Summons of the Star

H/T: From Fr. Jonathan Tobias’ blog Second Terrace (here)

from For the Time Being: A Christmas Oratorio, by W. H. Auden

I am that star most dreaded by the wise,
For they are drawn against their will to me,
Yet read in my procession through the skies
The doom of orthodox suphrosyne:
I shall discard their major preservation,
All that they know so long as no one asks:
I shall deprive them of their minor tasks
In free and legal households of sensation,
Of money, picnics, beer, and sanitation.

Beware. All those who follow me are led
Onto that Glassy Mountain where are no
Footholds for logic, to that Bridge of Dread
Where knowledge but increases vertigo;
Those who pursue me take a twisting lane
To find themselves immediately alone
With savage water or unfeeling stone,
In labyrinths where they must entertain
Confusion, cripples, tigers, thunder, pain.

A brief commentary:

This is the first section of the fourth part of Auden’s long poem, “For the Time Being,” published in 1944 and out of print in 2010.

This is not a popular work, as its deep Christianity offends Auden’s bohemian audience on one hand, and the customary Christian audience on the other.

I will not pretend to do a full exegesis here. There will only be a few short notes that may or may not do just to the argument and design of these two stanzas.

The phrase “doom of orthodox suphrosyne” leaped to my attention, with a connotation that was unintended by the poet. “Orthodox” for him meant the aggregate and rather flat sensibilities of the bourgeoisie. In an earlier section, the “semi-chorus” intones: “Joseph, Mary, pray for all/ The proper and conventional/ Of whom this world approves/ … O pray for our salvation/ Who take the prudent way/ Believing we shall be exempted/ From the general condemnation/ … O pray for us, the bourgeoisie.”

“Suphrosyne” is that all-important Greek word that, as usual, has no good English counterpart. The word can be translated as “balance” or “prudence,” or better, both of these meanings. It is the sort of philosophy that the orthodox bourgeoisie likes. It is a sensibility that is admirably expressed by Polonius to his departing son Laertes: “to thine own self be true” (Hamlet, act 1). We should remember, here, that Polonius was a buffoon, who was not brave enough to be clearly malevolent. This is usually the way of “orthodox suphrosyne.” Were there not evil and the approach of a consuming fire, then suphrosyne would be sufficient: but evil is, after all, and the Day of the Lord will be: thus there must needs be a “doom” of such orthodoxy. This, by the way, is one of the many reasons why the poor – not the bourgeoisie – are blessed.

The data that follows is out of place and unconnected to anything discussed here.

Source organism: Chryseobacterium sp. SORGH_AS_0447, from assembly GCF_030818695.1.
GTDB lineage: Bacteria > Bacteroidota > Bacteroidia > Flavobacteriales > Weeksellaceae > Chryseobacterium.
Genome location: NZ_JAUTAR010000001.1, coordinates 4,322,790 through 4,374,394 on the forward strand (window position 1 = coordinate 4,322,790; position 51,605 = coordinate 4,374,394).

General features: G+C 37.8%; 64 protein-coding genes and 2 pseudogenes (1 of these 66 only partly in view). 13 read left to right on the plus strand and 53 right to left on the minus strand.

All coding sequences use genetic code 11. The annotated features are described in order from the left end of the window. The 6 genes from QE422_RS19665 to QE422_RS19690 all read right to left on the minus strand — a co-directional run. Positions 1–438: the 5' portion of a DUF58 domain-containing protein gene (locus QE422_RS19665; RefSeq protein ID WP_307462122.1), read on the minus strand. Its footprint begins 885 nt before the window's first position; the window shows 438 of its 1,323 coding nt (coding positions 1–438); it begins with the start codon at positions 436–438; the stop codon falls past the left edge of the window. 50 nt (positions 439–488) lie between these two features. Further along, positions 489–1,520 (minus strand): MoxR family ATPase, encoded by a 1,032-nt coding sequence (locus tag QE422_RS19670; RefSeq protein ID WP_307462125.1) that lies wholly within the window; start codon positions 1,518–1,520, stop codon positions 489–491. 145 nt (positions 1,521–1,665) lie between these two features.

The star that is summoning the wise men states, rather abruptly, that it will “discard their major preservation” and their “minor tasks.” The content of the former is “all that they know so long as no one asks.” This is the gnosis of static fact. Better, it is “data” mistaken as “knowledge.” It is “common sense” which, as you must know, is no good anymore. Wisdom that cannot stand up to query is not wisdom at all: this is bad news indeed for the new popular atheists, militant evolutionists and mega-church right-wingers (who speak English as a second language without possessing any primary language).

The “minor tasks” serve as an opiate to save the orthodox from realizing that their “preservation” will not preserve. The Star promises to disrupt the business of “free and legal households of sensation.” After the Star’s journey, the stuff of “money, picnics, beer and sanitation” can serve no longer as a goal. One cannot serve Mammon, or his commodities.